Racewalking, or race walking, is a long-distance discipline within the sport of athletics. Although it is a foot race, it is different from running in that one foot must appear to be in contact with the ground at all times; this is assessed by race judges. Held on either roads or on running tracks, common distances vary from 3000 metres up to 100 kilometres. There are two racewalking distances contested at the Summer Olympics: the 20 kilometres race walk and 50 kilometres race walk. Both are held as road events; the biennial IAAF World Championships in Athletics features these three events, in addition to a 50 km walk for women. The IAAF World Race Walking Cup, first held in 1961, is a stand-alone global competition for the discipline and it has 10 kilometres race walks for junior athletes, in addition to the Olympic-standard events; the IAAF World Indoor Championships featured 5000 m and 3000 m race walk variations, but these were discontinued after 1993. Top level athletics championships and games feature 20 km racewalking events.
The sport emerged from a British culture of long-distance competitive walking known as pedestrianism, which began to develop the ruleset, the basis of the modern discipline around the mid-19th century. Since the mid-20th century onwards and Chinese athletes have been among the most successful on the global stage, with Europe and parts of Latin America producing most of the remaining top level walkers. Compared to other forms of foot racing, stride length is reduced. There are only two rules; the first dictates that the athlete's back toe cannot leave the ground until the heel of the front foot has touched. Violation of this rule is known as loss of contact; the second rule requires that the supporting leg must straighten from the point of contact with the ground and remain straightened until the body passes directly over it. These rules are judged by the unaided human eye. Athletes lose contact for a few milliseconds per stride, which can be caught on film, but such a short flight phase is said to be undetectable to the human eye.
Athletes stay low to the ground by keeping their arms pumping low, close to their hips. If one sees a racewalker's shoulders rising, it may be a sign that the athlete is losing contact with the ground. What appears to be an exaggerated swivel to the hip is, in fact, a full rotation of the pelvis. Athletes aim to move the pelvis forward, to minimize sideways motion in order to achieve maximum forward propulsion. Speed is achieved by stepping with the aim of rapid turnover; this minimizes the risk of the feet leaving the ground. Strides are short and quick, with pushoff coming forward from the ball of the foot, again to minimize the risk of losing contact with the ground. World-class racewalkers can average under five minutes per kilometre in a 20-km racewalk. Races have been walked at distances as short as 3 kilometres —at the 1920 Summer Olympics—and as long as 100 km; the men's world record for the 50-mile race walk is held by Israeli Shaul Ladany, whose time of 7:23:50 in 1972 beat the world record that had stood since 1935.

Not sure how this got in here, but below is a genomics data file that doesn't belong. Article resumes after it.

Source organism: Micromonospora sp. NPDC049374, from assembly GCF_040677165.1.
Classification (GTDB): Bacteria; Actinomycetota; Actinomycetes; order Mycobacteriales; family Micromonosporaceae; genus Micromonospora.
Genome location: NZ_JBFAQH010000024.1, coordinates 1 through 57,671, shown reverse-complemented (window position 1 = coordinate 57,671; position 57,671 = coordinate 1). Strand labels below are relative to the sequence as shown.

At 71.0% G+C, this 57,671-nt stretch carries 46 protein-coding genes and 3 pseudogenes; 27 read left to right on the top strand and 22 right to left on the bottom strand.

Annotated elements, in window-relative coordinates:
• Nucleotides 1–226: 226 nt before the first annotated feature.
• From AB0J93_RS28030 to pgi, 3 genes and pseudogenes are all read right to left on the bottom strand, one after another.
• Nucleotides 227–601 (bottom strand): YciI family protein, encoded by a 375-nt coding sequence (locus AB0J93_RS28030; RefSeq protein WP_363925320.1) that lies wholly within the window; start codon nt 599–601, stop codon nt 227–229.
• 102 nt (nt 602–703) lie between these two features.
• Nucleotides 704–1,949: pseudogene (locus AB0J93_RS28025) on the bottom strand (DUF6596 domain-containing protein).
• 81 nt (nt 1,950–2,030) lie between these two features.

The modern Olympic events are the 20 km race walk and 50 km race walk. One example of a longer racewalking competition is the annual Paris-Colmar, 450 to 500 km. There are judges on the course to monitor form. Three judges submitting "red cards" for violations results in disqualification. There is a scoreboard placed on the course. If the third violation is received, the chief judge removes the competitor from the course by showing a red paddle. For monitoring reasons, races are held on a looped course or on a track so judges get to see competitors several times during a race. A judge could "caution" a competitor that he or she is in danger of losing form by showing a paddle that indicates either losing contact or bent knees. No judge may submit more than one card for each walker and the chief judge may not submit any cards. Disqualifications are routine at the elite level, such as the famous case of Jane Saville, disqualified within sight of a gold medal in front of her home crowd in the 2000 Summer Olympics, or Yet Lyu, disqualified 20 meters before the finish line at the 2017 World Championships in Athletics.